For some time, American comic companies have looked eastward to England for talent. It was a trip out to England in the early 80s by DC that led to Alan Moore, Neil Gaiman and others to write for them. Later names include Dave Gibbons, Garth Ennis, Warren Ellis, Peter Milligan, and a host of others. Although England itself has a rich history of homegrown comics such as 2000AD, the creators of the British Isles have in some ways eclipsed that with their work overseas. One of the newest is writer Paul Cornell.British author Paul Cornell came to comics by way of an over-eager fan. Cornell wrote an episode of the then-recently relaunched Doctor Who television series which prompted this fan to email him to tell them that he should do comics. But this fan was no ordinary fan – it was Mark Millar. Idle conversation quickly turned into tactile comics with Cornell's debut Marvel work, Wisdom, in 2006. Since then, Cornell has launched the ongoing series Captain Britain & The MI-13 and was just announced as the scribe for the upcoming Dark Reign: Young Avengers miniseries. Cornell balances this with his regular BBC television work and a fertile career as a novelist. In light of his recent and upcoming work, Newsarama named Cornell one of our 9 Creators To Watch in '09 and we wanted to talk to him to find out more about what's in store for 2009. Some email back and forth and an international phone call was made on a Sunday morning. Here's the results. Newsarama: Thanks for talking to us today Paul. Let's start with an easy one – what are you working on today? Paul Cornell: I'm three issues into the current Captain Britain & The MI-13 arc against Dracula called "Vampire State". It's been a dream to write – as its turned into a big chess game with Dracula, the greatest general of his generation. It's just plot and counter-plot back and forth. NRAMA: This interview is a follow-up of sorts to our recently naming you one of our "9 Creators To Watch in '09". So can you tell us what you have planned for 2009, comic-wise? PC: The recently announced Dark Reign: Young Avengers miniseries from NYCC, and continuing on with Captain Britain & MI:13. I'm really excited about what's on the slate in terms of comics. I'm in a really good spot. NRAMA: You're not limited to comics – what else have you got going on? PC: Well, on the top of that list is a television show I can't really talk about. What I can say is that it's a horror-fantasy show that may or not happen at BBC3. In March I've got a Radio 4 program with Joseph Patterson, which is turning out well. And I keep trying to get back to a fantasy novel I've been working on – half my life is trying to put aside stuff to work on the novels. NRAMA: Your main comics assignment right now has been the Marvel series Captain Britain & The MI: 13. How has this been going for you? PC: I've been really satisfied – it's one of the most satisfying works I do. We're a tiny gang – me, the editor and the artist – and we can make things happen really swiftly. In television you're dealing with nineteen people over the course of six months,and everything has to go through approvals from an enormous amount of people. With this comic, it's just 3 people egging each other on to make a great book. We've never just said "this is good enough" and moved on. It's always our best work, and it's good to have those two on my side. The characters are ones I've loved, and I enjoyed the opportunity to pick out the line-up and be able to run with them. NRAMA: The cast of this book relies heavily on some British heroes, from Captain Britain to an unlikely Blade. Would you say this is a Brit comic? PC: No, it's better classified as a supernatural spy comic; espionage adventures against the supernatural. We don't want to be British exclusively – we might take the team to the States eventually, but in this upcoming arc we're going to the moon. I do want to represent Britain well however, but change the nature of what Captain Britain is – a more national icon and central superhero for the county. I'm also working with Pete Wisdom – giving him a shave, a nice suit, and being a more realistic intelligence officer. NRAMA: With Marvel's history with UK comics, including a Marvel UK imprint at one point, do you see yourself tapping more into those older comics for future issues? PC: Just wait two issues, my friend. NRAMA: Maybe my favorite Marvel UK title, Knights of the Pendragon? PC: Of course. The Green Knight already popped up, and we're also thinking about using Tangerine. And there's also an upcoming appearance by Motormouth and Killpower; do you remember them? NRAMA: Yes, of course. Some early great artwork by Gary Frank on those books. PC: Yes, well they're going to be coming up soon. The way I see it, all of the British superheroes work for MI:13 in a defacto way so there's a way we can have them all pop up. In this upcoming story, Motormouth and Killpower are on duty when something terrible happens and the team is brought it. I love being free to do this kind of stuff. NRAMA: You've ventured outside of British heroes with the recent Fantastic Four: True Story miniseries and you also have the Dark Reign: Young Avengers miniseries in your future. Are you eyeing any other Marvel heroes to pen sometday? PC: Yes, very much so. There's a lot of Marvel characters I'd like to get my hands on. I'd love to do the Defenders, but there's nothing now in the Defenders that would sell. I've fancied them in every single incarnation. NRAMA: So far in comics you've stuck with company-owned characters from Doctor Who, 2000AD and now Marvel. In your other writings you've done both that and your own novels – will we see you do any creator-owned work in comics anytime soon? PC: Yeah, I'd love to. The first thing to do is build up a big enough "name" then it'd be a doable thing. It's hard in this market to launch a new series without a well-known name attached. Once I get a bigger presence, it's in the plans.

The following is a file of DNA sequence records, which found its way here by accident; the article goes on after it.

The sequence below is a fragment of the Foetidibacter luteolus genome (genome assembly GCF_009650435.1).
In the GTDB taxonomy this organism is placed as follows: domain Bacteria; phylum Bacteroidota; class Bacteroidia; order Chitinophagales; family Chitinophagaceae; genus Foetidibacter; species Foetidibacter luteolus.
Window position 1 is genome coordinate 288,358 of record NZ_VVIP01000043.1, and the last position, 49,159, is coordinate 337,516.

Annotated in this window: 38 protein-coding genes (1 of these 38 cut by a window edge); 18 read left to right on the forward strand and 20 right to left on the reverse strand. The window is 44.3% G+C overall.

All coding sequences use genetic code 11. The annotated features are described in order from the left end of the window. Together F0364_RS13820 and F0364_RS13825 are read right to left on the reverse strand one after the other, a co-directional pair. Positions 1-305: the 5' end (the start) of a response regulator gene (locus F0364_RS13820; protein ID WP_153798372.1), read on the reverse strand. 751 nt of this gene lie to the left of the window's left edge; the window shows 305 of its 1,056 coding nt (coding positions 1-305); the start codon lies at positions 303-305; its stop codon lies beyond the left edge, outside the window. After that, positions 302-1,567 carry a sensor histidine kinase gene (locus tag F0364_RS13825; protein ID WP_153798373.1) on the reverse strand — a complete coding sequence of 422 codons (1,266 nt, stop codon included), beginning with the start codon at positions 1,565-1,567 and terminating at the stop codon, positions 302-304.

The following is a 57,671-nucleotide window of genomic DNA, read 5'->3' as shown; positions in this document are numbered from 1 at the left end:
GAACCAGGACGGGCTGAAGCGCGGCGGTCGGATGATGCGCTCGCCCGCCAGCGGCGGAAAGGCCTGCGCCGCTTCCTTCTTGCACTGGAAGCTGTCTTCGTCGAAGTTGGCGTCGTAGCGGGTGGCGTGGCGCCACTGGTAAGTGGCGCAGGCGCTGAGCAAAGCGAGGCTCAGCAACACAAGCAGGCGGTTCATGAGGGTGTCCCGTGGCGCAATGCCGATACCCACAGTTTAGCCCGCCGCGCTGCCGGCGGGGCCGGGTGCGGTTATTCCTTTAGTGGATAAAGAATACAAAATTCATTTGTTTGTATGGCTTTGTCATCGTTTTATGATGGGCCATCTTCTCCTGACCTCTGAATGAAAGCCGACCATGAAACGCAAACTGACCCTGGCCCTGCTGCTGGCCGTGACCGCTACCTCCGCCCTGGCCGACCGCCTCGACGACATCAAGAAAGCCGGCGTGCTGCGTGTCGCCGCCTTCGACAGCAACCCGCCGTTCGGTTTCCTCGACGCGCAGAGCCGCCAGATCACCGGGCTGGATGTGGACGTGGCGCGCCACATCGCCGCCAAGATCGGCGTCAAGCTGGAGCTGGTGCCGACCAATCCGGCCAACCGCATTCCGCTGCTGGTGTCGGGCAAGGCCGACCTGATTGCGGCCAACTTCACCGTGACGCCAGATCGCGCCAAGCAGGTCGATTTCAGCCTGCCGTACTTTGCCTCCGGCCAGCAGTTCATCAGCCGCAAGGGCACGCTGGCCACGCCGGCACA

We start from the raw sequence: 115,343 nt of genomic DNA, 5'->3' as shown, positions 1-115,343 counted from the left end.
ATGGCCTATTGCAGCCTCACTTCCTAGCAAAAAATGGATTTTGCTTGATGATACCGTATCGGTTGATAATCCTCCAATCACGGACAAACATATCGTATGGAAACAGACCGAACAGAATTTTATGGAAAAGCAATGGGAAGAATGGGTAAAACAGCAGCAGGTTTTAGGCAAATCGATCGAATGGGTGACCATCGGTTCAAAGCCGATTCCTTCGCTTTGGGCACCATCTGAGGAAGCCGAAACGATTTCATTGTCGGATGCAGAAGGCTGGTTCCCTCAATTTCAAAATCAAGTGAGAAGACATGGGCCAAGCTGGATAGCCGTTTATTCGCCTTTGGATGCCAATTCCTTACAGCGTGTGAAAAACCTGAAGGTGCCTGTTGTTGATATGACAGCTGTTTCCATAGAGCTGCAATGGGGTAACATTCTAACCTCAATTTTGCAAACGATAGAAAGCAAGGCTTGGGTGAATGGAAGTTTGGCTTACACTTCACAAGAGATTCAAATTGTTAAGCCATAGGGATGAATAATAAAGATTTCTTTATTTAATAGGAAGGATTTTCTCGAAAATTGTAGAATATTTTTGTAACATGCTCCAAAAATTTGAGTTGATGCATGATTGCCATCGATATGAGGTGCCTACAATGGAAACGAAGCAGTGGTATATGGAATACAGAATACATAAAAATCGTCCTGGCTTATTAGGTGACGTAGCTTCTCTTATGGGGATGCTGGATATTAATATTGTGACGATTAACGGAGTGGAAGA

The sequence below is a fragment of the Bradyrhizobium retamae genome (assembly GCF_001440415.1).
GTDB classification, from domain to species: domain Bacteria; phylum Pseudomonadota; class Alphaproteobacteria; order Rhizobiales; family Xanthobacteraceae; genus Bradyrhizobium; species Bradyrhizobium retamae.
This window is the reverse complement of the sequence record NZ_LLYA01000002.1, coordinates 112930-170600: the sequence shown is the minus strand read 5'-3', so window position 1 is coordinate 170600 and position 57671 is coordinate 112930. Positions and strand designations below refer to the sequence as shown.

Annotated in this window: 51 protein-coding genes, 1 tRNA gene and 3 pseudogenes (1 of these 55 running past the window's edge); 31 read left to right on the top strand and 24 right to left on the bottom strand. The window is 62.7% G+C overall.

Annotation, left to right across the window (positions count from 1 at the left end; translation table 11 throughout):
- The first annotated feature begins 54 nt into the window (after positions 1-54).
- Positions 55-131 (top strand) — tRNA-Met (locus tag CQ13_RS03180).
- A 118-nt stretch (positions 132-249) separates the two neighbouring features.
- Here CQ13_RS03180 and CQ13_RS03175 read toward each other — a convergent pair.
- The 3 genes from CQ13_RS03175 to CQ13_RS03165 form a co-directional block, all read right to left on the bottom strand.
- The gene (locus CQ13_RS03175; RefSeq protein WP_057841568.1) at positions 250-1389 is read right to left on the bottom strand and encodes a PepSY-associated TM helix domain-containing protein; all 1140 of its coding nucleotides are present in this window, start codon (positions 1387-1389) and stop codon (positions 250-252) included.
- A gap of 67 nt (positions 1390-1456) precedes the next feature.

Dr. Doom and Dracula - on the Moon